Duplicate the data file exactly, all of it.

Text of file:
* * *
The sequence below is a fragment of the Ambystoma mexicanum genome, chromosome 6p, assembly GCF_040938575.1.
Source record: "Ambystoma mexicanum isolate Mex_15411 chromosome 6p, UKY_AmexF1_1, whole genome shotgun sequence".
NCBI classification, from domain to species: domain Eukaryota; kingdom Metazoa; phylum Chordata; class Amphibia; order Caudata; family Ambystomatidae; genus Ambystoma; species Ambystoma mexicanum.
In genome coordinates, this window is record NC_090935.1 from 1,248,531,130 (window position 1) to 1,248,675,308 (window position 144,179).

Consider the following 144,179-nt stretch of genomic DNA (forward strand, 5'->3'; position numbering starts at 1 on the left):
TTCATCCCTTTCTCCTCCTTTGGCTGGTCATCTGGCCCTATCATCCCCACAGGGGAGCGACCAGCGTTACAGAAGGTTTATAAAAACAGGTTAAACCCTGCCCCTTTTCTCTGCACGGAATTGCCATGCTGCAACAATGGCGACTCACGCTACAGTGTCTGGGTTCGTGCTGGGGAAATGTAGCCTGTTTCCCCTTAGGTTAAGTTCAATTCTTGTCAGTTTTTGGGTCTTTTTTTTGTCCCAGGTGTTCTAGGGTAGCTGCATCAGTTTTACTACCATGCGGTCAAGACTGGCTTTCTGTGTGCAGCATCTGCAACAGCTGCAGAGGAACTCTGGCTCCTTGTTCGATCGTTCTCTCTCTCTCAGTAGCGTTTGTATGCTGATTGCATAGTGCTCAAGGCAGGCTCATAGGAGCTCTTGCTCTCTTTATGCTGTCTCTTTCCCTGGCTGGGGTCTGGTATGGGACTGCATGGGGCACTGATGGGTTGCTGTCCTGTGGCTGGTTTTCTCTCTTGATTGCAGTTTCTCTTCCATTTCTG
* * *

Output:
The sequence below is a fragment of the Ambystoma mexicanum genome, chromosome 6p, assembly GCF_040938575.1.
Source record: "Ambystoma mexicanum isolate Mex_15411 chromosome 6p, UKY_AmexF1_1, whole genome shotgun sequence".
NCBI classification, from domain to species: domain Eukaryota; kingdom Metazoa; phylum Chordata; class Amphibia; order Caudata; family Ambystomatidae; genus Ambystoma; species Ambystoma mexicanum.
In genome coordinates, this window is record NC_090935.1 from 1,248,531,130 (window position 1) to 1,248,675,308 (window position 144,179).

Consider the following 144,179-nt stretch of genomic DNA (forward strand, 5'->3'; position numbering starts at 1 on the left):
TTCATCCCTTTCTCCTCCTTTGGCTGGTCATCTGGCCCTATCATCCCCACAGGGGAGCGACCAGCGTTACAGAAGGTTTATAAAAACAGGTTAAACCCTGCCCCTTTTCTCTGCACGGAATTGCCATGCTGCAACAATGGCGACTCACGCTACAGTGTCTGGGTTCGTGCTGGGGAAATGTAGCCTGTTTCCCCTTAGGTTAAGTTCAATTCTTGTCAGTTTTTGGGTCTTTTTTTTGTCCCAGGTGTTCTAGGGTAGCTGCATCAGTTTTACTACCATGCGGTCAAGACTGGCTTTCTGTGTGCAGCATCTGCAACAGCTGCAGAGGAACTCTGGCTCCTTGTTCGATCGTTCTCTCTCTCTCAGTAGCGTTTGTATGCTGATTGCATAGTGCTCAAGGCAGGCTCATAGGAGCTCTTGCTCTCTTTATGCTGTCTCTTTCCCTGGCTGGGGTCTGGTATGGGACTGCATGGGGCACTGATGGGTTGCTGTCCTGTGGCTGGTTTTCTCTCTTGATTGCAGTTTCTCTTCCATTTCTG